• Active involvement of the public and private sectors; 

• Broad-based community support for the revitalization effort; 

• Quality of achievements over time; 

• Innovative solutions to significant problems; 

• Commitment to historic preservation; 

• Evolving track record of successful commercial district revitalization; 

• Comprehensive revitalization effort: activity in all four points of the Main Street Four-Point Approach to commercial district revitalization; 

• Economic impact of the revitalization program; and 

• Successful small business development.

The winners were selected by a national jury composed of former award winners, community development professionals, governmental agency representatives who are active in community economic development and historic preservation. 

The Main Street Four-Point Approach is a proven methodology for historic preservation-based economic development that was developed by the National Trust for Historic Preservation 30 years ago and is used in more than 2,000 communities throughout the U.S.

About the Downtown Newark Partnership

The Downtown Newark Partnership is a private/public partnership dedicated to the aesthetic, economic, cultural and social enhancement of downtown Newark. In the partnership, the city, businesses, residential communities and the University of Delaware all work toward a common goal: the ongoing enhancement of downtown Newark with mutual benefits. 

About the National Trust Main Street Center

Established in 1980, the National Trust Main Street Center helps communities of all sizes revitalize their older and historic commercial districts. Working in more than 2,200 downtowns and urban neighborhoods over the last 29 years, the Main Street program has leveraged more than $44.9 billion in new public and private investment.  Participating communities have created 370,514 net new jobs and 82,909 net new businesses and rehabilitated more than 199,500 buildings, leveraging an average of $25.36 in new investment for every dollar spent on their Main Street district revitalization efforts. To learn about previous GAMSA winners, visit the center's website.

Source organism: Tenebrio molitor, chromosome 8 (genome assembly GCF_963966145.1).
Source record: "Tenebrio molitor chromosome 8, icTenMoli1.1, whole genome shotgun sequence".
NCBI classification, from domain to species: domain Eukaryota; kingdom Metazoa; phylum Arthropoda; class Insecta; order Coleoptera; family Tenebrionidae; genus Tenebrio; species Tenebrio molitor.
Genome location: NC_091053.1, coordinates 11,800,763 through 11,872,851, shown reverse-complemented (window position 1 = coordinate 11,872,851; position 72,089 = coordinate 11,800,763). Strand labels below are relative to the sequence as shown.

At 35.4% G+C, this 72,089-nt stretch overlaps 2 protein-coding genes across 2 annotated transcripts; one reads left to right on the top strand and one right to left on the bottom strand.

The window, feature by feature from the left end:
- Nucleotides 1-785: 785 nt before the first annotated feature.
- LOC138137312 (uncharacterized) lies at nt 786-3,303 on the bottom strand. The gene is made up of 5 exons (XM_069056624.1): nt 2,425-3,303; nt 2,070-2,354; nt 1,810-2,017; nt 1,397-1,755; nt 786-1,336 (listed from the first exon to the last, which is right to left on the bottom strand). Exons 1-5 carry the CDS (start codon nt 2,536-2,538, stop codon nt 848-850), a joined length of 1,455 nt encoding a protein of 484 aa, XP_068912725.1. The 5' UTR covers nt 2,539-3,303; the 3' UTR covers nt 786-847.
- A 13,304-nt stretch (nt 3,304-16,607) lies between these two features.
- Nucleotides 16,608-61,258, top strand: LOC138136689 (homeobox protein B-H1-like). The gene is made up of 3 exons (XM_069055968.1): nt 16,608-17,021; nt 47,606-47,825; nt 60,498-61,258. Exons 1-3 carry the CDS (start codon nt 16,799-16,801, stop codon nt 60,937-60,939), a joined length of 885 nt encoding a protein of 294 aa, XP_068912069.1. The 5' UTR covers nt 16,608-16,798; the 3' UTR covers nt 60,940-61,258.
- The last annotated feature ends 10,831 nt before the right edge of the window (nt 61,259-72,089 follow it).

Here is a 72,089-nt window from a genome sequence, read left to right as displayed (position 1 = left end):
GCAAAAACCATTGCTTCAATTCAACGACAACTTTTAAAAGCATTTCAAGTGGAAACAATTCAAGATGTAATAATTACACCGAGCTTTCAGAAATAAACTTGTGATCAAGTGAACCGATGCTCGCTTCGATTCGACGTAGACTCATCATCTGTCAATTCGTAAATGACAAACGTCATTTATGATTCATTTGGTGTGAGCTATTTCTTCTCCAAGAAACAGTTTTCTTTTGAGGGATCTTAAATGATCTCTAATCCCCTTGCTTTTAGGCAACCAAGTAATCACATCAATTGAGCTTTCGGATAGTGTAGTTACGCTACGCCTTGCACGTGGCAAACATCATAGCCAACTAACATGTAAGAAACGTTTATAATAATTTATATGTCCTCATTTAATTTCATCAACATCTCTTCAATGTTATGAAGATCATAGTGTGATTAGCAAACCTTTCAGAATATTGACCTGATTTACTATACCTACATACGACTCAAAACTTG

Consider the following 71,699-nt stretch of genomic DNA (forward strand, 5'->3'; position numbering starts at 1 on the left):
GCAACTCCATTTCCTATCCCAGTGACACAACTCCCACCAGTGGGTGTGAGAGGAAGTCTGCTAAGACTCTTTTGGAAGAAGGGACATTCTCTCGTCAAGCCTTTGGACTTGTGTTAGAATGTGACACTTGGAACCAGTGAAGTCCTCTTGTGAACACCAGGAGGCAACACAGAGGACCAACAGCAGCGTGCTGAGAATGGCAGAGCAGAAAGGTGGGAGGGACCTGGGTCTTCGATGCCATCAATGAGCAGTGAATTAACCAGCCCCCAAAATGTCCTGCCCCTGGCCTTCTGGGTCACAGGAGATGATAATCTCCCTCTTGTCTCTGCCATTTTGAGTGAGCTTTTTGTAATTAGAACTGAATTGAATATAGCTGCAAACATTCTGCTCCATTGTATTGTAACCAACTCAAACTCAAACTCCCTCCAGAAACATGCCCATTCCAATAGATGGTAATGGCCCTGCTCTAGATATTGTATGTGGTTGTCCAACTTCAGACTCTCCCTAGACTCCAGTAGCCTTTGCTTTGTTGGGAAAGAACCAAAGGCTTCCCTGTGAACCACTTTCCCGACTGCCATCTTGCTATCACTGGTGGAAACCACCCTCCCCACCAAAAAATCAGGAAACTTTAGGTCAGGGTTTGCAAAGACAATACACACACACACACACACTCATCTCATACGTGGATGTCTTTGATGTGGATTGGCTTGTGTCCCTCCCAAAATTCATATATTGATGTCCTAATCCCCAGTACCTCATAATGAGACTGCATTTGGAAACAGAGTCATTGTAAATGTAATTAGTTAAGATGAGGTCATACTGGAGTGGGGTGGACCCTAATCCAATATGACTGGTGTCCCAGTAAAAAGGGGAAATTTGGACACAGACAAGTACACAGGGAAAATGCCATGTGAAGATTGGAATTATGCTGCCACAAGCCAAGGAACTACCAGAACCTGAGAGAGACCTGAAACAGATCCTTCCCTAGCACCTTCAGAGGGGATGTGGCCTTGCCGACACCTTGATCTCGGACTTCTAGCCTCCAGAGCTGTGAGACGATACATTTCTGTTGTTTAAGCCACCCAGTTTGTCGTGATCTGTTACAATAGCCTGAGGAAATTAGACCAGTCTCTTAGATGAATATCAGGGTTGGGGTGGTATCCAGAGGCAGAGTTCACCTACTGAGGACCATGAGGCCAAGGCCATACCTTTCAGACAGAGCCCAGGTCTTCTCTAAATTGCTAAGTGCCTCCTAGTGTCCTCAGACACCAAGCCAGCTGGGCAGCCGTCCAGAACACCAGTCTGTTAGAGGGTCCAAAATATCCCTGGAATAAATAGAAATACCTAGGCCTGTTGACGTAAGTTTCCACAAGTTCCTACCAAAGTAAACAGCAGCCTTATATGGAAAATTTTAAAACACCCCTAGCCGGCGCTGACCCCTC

About the National Trust for Historic Preservation

The National Trust for Historic Preservation is a nonprofit membership organization bringing people together to protect, enhance and enjoy the places that matter to them. By saving the places where great moments from history -- and the important moments of everyday life -- took place, the National Trust for Historic Preservation helps revitalize neighborhoods and communities, spark economic development and promote environmental sustainability. With headquarters in Washington, DC, eight regional and field offices, 29 historic sites, and partner organizations in 50 states, territories, and the District of Columbia, the National Trust for Historic Preservation provides leadership, education, advocacy and resources to a national network of people, organizations and local communities committed to saving places, connecting us to our history and collectively shaping the future of America’s stories. For more information, visit